Tuesday, March 12, 2013
Olympian explains short-track speedskating
By J.R. Celski U.S. speedskater
J.R. Celski, a two-time Olympic bronze medalist, is a premier U.S. short-track speedskater.
Apolo Anton Ohno may be mulling over one final Olympic run, but 23-year-old J.R. Celski is now Team USA’s best bet for an Olympic medal in men's short-track speedskating. He took the bronze in the 5,000-meter relay and 1,500-meter race in the 2010 Winter Olympics in Vancouver. And last October, he became the first short-track speedskater to break the 40-second barrier in the 500 meters, with a world-record time of 39.973. Celski recently took time to explain the ins and outs of the sport to ESPN The Magazine’s Chris Gigley.
1. The rules can’t really protect you. There are definitely rules and regulations you have to follow. If someone is trying to pass in the straightaway and there’s contact going into the corner between the passer and defender, that’s a potential impeding rule violation. Basically, there’s no contact allowed on the corners. But it’s a dangerous sport to begin with. We have 17-inch blades strapped to our feet, and it’s such a fast-paced sport that anything can happen when it comes down to it. You just can’t think about it.
2. The worst kind of foe is a desperate one. You have people who sometimes make moves out of desperation to pass the skater ahead of them, and that’s when they get out of control with their skating and cause crashes. You see it a lot in the 500, our shortest race. It’s basically four laps of going as fast as you can. You’re trying to set up passes with little margin for error. If you’re not patient, there will be trouble.
3. It’s not all about raw speed. In the 1,000-meter and 1,500-meter races it’s just like NASCAR, where drivers draft off each other and try to pick the right moment to take the lead. My strategy differs from race to race. I don’t want to give away my plans. It’s about being unpredictable. Plus, there’s not one strategy that’s guaranteed every time. There are so many different factors, like who your opponents are and how they like to skate. Your strategy has to change to fit the situation.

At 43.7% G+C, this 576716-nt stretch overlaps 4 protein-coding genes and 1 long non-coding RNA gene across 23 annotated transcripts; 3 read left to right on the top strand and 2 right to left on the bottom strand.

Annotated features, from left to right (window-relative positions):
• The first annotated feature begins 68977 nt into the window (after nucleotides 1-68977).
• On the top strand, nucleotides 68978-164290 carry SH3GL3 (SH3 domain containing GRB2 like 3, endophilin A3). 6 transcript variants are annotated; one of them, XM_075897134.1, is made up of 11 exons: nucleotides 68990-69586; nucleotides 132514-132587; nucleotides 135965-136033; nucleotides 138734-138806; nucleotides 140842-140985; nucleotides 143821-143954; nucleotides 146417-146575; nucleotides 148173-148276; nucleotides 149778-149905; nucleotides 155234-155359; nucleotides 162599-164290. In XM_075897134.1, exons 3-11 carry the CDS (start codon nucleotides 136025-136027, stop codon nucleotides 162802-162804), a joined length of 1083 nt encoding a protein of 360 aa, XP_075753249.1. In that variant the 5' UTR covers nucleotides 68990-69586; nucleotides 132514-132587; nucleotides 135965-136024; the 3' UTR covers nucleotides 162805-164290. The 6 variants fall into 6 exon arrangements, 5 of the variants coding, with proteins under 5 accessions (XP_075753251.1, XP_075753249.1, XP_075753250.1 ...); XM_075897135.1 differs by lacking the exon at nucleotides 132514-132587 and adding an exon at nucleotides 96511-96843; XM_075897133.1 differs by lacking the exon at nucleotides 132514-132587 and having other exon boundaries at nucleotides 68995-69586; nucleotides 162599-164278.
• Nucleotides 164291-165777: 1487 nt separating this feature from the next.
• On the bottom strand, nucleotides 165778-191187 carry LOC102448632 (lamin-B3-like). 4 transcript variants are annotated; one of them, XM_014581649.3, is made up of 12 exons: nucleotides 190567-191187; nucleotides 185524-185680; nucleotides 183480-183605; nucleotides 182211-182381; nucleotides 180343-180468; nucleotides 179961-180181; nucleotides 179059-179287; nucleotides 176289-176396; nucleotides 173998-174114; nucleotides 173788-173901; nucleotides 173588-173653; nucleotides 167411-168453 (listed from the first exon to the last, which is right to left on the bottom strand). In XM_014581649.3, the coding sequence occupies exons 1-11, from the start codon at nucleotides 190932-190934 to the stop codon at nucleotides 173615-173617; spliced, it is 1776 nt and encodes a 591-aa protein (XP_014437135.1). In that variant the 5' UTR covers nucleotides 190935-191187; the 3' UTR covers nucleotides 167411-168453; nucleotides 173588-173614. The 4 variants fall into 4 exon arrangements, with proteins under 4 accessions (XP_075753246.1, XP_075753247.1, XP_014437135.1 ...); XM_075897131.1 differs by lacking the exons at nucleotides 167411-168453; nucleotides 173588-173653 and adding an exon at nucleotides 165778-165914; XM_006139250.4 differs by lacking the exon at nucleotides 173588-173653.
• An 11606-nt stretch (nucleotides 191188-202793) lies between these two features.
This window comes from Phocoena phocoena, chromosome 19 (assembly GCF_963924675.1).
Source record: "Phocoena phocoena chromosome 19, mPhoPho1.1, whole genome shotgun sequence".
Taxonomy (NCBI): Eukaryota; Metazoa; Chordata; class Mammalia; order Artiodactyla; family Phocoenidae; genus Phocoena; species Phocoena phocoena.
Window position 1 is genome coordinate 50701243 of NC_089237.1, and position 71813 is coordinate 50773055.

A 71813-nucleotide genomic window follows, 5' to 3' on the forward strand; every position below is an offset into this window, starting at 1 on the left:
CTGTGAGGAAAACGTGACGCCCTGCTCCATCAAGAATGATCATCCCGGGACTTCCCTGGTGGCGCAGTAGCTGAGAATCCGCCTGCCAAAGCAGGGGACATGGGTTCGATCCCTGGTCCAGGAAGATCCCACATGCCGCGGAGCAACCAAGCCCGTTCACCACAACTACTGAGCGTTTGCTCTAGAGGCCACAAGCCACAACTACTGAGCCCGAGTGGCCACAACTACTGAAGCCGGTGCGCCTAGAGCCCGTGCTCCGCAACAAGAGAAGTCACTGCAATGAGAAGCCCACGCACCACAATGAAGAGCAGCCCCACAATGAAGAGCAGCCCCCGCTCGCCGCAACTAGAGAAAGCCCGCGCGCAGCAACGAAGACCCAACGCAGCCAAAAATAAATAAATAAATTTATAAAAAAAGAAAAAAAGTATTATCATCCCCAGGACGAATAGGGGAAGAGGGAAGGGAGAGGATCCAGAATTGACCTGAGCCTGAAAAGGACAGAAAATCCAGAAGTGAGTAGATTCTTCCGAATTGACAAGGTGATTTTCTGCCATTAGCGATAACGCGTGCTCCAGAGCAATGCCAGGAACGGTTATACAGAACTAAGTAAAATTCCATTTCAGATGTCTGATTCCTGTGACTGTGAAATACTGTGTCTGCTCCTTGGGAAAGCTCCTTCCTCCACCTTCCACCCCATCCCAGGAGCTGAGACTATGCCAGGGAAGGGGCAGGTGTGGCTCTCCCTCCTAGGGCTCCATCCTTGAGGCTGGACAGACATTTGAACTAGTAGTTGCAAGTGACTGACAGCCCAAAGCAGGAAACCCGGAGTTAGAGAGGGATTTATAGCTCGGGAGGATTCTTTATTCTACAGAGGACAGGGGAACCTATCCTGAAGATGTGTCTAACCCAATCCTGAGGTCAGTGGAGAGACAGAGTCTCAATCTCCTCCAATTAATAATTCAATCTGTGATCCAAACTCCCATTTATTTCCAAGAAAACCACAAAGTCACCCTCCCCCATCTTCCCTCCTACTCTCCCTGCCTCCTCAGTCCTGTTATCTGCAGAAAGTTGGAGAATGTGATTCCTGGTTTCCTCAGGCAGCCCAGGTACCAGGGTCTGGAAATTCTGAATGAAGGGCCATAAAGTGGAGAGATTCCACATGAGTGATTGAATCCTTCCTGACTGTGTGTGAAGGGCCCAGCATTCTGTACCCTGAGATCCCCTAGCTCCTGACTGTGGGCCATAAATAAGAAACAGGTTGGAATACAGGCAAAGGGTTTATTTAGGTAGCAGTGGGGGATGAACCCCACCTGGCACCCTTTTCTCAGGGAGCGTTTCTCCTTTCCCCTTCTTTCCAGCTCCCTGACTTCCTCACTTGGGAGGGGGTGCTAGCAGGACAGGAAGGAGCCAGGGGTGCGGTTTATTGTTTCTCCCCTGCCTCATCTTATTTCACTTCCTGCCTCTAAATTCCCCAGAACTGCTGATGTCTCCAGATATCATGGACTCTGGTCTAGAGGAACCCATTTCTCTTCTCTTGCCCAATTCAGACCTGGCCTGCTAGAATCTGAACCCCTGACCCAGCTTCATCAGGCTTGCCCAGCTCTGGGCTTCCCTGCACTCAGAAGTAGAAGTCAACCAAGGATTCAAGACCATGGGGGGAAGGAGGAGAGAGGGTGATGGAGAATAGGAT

Americans would compete more on an international scale if the sport were a career path in the U.S.
4. The Koreans dominate because it’s a career choice. Short-track speedskating is a collegiate sport in South Korea, and they also have pro teams there. If there’s a career path in a sport, like with us in football, it gets more kids involved at an earlier age. I haven’t had a chance to race in South Korea, but I’ve been over there and seen the size of the clubs people skate in. Instead of having a competition of 16 people here in the States to select the national team from, they’re getting up into the 50s and 60s.
5. Despite the commotion during races, it’s not cutthroat. I think all in all it’s a pretty clean sport in terms of rivalries. I can’t speak for other countries. But in terms of the way we view it, we get along pretty well on and off the ice with everyone else. I don’t think it’s like a WWE match, where you have athletes trying to intimidate each other before the race. It is intense, but not that intense.
6. We skate on water, not ice. Race organizers lay down water on the track before every heat to smooth out the ruts our skates make in the ice. The water fills those ruts in. Plus, in terms of glide, the water creates less friction than the ice, so we can actually go faster. Technically, our skates aren’t even touching the ice. The blades glide on the water, like we’re hydroplaning.
7. Legends are made in the turns. Typically, the turns are the markers that set the best in the world apart from everyone else. Going faster is all about creating more pressure on the ice, and the corners are where you can create the most pressure. The better you can handle that pressure and the more pressure you can create, the faster you’ll go. How fast you go on the straightaways matter, too, but the turns have everything to do with the outcome of the race.
8. Doctoring our blades is allowed. We’re very particular about the rock and bend -- the radius -- of our blades because it can affect the way you’re skating technically and the speed you’re able to achieve. For short track, the blades look pretty flat, but the bottom side, if you look really closely, they’re rounded. The flatter the blade, the more difficult the turns. But the more the blade makes contact with the ice, the more glide you’ll have on the surface. So what you do with your blades depends on how you skate, whether you’re better in the turns or on the straightaways.